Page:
Every home needs a water heater to ensure that hot water is available for showers, dishwashers and general household tasks. These appliances have a limited lifespan, so homeowners may find that they need to replace their water heater at some point.
When shopping for a new water heater, homeowners can choose between gas or electric models. Both of these options have their share of advantages and drawbacks. Here is a look at some of the main considerations when choosing which type of water heater will best suit your needs.
Hot Water Availability
One concern for many homeowners is hot water availability. With an electric heater, your home will always have access to hot water – except when there is a power outage. Gas heaters, in contrast, will continue to heat water even during an outage as long as the gas line is not disrupted. Of course, homes that do not have access to a gas line cannot use a gas water heater.
Another important consideration is the amount of hot water the tank can produce during its first hour of use, which is a value known as the First Hour Rating or FHR. A higher FHR number means that more water will be available quickly. Because gas water heaters tend to heat up more quickly than electric ones, they typically have a higher FHR.
Gas hot water heaters often cost less to run because natural gas tends to be more affordable than electricity. However, the greater efficiency offered by electric heaters makes them a viable option for budget-minded homeowners.
Gas heaters vent their spent gas, which takes some heat along with it. An electric heater, however, uses almost all of the energy it receives and converts it into hot water, which equates to less waste. Nevertheless, it is possible to purchase an energy-efficient gas heater that uses significantly less energy if this is a concern.
Electric and gas heaters are both available in sizes that range from 20 to 100 gallons. A larger hot water heater means that your family will have more hot water available at one time. Although they tend to be more expensive, many families choose them for their convenience.
However, it is important to keep in mind that larger heaters can take up significantly more space, and electric heaters tend to take up slightly less space overall than gas heaters with the same capacity in gallons.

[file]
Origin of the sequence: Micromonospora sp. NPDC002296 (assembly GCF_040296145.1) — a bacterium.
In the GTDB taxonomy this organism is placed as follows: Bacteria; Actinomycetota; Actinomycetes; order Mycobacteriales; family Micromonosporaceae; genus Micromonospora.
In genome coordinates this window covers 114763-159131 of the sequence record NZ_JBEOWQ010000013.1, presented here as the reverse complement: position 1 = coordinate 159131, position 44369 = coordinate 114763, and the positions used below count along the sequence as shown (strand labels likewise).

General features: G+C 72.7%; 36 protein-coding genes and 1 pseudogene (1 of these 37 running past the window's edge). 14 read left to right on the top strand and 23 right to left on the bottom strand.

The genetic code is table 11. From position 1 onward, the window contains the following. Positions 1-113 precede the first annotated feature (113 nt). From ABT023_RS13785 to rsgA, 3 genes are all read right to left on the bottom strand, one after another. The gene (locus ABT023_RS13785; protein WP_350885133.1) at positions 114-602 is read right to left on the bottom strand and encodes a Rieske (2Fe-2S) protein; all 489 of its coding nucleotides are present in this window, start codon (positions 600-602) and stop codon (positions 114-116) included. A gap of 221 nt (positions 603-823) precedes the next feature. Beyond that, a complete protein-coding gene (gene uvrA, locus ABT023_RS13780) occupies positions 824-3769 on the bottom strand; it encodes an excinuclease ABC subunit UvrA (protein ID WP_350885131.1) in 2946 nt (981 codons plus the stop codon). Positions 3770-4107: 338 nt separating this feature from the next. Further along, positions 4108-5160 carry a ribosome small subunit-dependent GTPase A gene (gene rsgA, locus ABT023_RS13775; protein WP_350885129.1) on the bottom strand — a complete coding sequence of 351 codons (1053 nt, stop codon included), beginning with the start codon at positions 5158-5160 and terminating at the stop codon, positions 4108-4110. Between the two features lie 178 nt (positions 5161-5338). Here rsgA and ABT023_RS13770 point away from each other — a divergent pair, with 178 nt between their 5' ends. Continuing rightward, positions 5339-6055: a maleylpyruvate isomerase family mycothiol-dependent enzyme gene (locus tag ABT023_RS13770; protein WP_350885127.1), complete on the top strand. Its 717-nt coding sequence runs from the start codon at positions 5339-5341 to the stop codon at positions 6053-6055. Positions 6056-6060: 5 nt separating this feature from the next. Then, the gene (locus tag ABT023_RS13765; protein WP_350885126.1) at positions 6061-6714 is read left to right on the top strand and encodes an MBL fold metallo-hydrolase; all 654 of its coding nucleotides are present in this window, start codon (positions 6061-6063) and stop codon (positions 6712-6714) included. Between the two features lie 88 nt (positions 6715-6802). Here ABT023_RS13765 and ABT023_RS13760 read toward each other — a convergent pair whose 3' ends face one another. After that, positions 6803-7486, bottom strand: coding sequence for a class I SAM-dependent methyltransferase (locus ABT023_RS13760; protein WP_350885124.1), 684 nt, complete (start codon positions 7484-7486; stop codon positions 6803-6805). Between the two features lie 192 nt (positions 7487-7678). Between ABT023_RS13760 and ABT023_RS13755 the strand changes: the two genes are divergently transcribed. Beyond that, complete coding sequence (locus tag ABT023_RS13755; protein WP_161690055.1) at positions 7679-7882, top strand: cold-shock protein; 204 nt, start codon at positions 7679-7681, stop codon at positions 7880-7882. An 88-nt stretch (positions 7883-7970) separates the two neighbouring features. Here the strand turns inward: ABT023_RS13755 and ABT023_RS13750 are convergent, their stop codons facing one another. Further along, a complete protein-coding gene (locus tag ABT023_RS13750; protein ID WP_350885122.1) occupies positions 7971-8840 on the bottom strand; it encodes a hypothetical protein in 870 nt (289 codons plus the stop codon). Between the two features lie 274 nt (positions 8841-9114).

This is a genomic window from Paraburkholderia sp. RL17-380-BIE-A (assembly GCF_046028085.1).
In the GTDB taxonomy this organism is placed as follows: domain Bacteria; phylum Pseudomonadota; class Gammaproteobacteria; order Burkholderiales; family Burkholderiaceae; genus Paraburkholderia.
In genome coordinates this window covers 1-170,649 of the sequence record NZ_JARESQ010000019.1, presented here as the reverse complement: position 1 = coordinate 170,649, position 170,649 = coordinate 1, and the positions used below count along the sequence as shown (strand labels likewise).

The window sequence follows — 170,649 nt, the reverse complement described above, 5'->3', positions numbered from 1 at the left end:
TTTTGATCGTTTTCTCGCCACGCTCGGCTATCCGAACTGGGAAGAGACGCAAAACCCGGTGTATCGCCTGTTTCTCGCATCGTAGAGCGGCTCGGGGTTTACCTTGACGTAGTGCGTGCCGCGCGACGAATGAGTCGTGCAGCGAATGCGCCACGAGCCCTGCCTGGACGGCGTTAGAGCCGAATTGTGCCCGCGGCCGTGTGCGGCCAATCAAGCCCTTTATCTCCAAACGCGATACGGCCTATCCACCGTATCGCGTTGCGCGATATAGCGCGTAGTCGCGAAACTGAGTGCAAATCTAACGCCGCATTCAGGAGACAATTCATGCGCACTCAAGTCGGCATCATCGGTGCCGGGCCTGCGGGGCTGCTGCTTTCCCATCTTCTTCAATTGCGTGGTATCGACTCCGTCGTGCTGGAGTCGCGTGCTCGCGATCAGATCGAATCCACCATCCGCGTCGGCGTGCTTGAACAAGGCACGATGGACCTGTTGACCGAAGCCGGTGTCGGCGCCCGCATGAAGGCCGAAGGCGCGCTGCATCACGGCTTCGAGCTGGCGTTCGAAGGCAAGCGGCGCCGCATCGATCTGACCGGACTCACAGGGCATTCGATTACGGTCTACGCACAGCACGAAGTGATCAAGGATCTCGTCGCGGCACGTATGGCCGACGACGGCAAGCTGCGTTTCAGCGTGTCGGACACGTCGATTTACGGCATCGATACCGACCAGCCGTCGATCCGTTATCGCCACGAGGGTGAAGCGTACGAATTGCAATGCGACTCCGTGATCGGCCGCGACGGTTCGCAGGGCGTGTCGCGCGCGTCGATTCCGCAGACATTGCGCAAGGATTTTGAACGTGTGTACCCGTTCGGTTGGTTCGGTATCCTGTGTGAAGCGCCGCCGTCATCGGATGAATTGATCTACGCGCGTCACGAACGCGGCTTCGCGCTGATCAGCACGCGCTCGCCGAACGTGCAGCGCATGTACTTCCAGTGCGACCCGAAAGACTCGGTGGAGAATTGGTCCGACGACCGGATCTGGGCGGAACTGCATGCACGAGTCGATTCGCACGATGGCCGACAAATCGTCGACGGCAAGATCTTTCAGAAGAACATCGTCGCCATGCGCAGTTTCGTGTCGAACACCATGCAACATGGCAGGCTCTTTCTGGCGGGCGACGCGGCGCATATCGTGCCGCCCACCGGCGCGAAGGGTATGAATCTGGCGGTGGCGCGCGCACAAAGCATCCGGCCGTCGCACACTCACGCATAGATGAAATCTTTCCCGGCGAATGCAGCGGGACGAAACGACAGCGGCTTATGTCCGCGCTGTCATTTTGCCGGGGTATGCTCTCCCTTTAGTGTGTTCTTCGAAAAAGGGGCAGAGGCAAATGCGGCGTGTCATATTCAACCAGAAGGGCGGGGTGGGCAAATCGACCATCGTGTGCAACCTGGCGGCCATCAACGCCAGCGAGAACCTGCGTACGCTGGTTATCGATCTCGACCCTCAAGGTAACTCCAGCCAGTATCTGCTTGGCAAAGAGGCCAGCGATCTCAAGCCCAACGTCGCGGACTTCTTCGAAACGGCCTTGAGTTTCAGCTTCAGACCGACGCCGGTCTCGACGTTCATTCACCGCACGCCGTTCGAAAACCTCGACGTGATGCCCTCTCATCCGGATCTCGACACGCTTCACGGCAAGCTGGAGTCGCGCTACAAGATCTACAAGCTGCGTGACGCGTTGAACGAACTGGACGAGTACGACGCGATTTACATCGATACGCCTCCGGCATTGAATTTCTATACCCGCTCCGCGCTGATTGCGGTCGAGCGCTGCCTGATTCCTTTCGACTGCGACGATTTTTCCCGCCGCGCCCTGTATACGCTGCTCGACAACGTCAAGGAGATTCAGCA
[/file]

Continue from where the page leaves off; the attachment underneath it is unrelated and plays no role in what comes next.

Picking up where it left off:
Because gas heaters need to vent, they tend to be a bit wider and have pipes that must exit the home, which can limit the locations within the home where they can be placed.
The more compact nature of an electric heater means there is more flexibility when it comes to placement. Electric heaters can also be used as point-of-origin heaters that can be installed directly onto faucets so that hot water can be available on demand for tasks like making tea.
Another consideration if you are switching from an electric tank to a gas one is installation. Although replacing gas heaters with other gas heaters or replacing an electric heater with another electric one is relatively straightforward, changing the type of heater you use can be more complicated.
If you are installing a gas heater for the first time, a gas line must be run to its location and a vent must be created, which could entail cutting or drilling through the side of the home. This can make it more expensive to install.
Both electric and gas water heaters are generally easy to maintain. Both types require regular flushing to avoid the buildup of sediment on the bottom of the tank, which can threaten its lifespan. In addition, some gas tanks may need an occasional vent cleaning, and gas lines need to be inspected from time to time to prevent gas leaks.
An electric water heater may cost less to purchase, but its running costs over time often end up being higher than those of gas heaters. The lower upfront cost of electric heaters is down to the fact that they contain fewer parts and are easier to install.
However, when you factor in the cost of the electricity used to run the tank, the higher cost of electricity compared to natural gas means that a gas heater could end up paying for itself in terms of lower energy costs over time.
Get In Touch With Baumbach Plumbing & Remodeling
If you are considering installing a new water heater in your home, get in touch with the experienced master plumbers at Baumbach Plumbing & Remodeling. Our team of licensed, bonded and insured plumbers can advise you on the best type of tank to suit your home and your family’s needs.